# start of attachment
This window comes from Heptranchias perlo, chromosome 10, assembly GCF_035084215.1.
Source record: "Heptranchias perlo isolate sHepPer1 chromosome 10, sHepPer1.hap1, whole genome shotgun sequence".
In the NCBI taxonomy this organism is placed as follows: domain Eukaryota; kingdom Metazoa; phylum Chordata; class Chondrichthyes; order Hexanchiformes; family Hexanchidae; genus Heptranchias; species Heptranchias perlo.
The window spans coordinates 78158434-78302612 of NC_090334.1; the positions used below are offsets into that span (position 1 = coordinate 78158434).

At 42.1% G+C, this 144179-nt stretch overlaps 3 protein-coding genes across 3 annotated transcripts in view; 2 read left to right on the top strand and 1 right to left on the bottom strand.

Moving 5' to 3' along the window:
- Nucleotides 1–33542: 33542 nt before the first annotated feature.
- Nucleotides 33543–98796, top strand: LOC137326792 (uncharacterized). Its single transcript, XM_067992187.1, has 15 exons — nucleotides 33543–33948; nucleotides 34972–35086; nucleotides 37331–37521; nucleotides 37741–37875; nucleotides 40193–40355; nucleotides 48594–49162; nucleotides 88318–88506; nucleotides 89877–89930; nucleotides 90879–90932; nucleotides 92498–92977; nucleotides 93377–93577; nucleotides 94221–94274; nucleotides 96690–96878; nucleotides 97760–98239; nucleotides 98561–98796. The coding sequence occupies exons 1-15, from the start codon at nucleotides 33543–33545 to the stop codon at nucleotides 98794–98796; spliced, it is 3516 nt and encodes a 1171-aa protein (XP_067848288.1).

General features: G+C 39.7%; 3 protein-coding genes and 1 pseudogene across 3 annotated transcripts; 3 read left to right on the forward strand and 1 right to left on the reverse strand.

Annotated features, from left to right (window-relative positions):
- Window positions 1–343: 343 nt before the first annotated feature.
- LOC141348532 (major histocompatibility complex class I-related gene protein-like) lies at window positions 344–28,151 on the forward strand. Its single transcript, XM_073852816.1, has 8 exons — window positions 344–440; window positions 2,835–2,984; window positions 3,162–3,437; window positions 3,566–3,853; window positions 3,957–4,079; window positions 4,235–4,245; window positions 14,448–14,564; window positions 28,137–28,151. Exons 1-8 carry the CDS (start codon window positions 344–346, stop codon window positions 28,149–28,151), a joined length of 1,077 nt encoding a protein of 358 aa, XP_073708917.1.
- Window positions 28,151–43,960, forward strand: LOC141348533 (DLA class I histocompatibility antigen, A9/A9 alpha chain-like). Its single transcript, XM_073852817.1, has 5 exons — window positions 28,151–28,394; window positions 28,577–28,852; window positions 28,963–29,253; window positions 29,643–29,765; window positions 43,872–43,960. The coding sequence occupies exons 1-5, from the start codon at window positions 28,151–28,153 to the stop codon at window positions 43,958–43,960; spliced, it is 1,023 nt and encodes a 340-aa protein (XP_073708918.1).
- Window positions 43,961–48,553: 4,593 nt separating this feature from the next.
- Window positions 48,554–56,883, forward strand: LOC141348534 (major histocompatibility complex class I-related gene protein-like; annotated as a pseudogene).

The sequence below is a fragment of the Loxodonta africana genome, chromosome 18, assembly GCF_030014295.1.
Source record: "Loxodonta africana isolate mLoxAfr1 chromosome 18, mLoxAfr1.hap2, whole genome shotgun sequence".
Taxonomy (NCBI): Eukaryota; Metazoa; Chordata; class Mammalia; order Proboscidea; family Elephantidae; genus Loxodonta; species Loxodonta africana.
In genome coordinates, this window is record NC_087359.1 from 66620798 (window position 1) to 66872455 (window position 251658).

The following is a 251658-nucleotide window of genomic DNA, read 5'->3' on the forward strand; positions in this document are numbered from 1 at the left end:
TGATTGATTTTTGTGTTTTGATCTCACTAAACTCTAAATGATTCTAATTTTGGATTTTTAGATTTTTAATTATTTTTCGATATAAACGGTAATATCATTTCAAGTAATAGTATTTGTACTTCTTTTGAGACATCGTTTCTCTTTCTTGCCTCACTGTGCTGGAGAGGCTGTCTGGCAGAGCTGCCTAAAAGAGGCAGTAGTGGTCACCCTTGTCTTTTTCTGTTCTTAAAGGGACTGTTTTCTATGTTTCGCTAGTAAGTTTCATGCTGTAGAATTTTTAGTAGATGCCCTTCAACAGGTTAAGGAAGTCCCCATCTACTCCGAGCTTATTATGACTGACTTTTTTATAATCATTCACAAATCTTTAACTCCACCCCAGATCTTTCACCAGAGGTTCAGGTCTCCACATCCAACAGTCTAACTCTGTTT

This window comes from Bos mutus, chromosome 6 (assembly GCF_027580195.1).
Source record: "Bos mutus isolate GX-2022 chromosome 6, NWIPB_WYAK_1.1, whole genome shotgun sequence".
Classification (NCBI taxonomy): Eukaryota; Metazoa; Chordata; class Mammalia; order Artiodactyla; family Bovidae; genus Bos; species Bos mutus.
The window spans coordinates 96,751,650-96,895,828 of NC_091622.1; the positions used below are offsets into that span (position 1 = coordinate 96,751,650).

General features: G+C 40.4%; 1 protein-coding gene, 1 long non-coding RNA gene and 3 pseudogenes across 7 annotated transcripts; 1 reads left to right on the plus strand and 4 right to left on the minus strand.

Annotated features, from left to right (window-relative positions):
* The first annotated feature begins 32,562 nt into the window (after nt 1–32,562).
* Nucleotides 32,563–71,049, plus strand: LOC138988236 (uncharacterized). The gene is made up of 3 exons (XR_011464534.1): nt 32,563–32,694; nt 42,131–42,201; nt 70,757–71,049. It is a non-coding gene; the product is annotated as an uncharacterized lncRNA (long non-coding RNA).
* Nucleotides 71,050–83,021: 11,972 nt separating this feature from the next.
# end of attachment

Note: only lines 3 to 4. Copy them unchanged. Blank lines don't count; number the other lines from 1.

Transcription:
In the NCBI taxonomy this organism is placed as follows: domain Eukaryota; kingdom Metazoa; phylum Chordata; class Chondrichthyes; order Hexanchiformes; family Hexanchidae; genus Heptranchias; species Heptranchias perlo.
The window spans coordinates 78158434-78302612 of NC_090334.1; the positions used below are offsets into that span (position 1 = coordinate 78158434).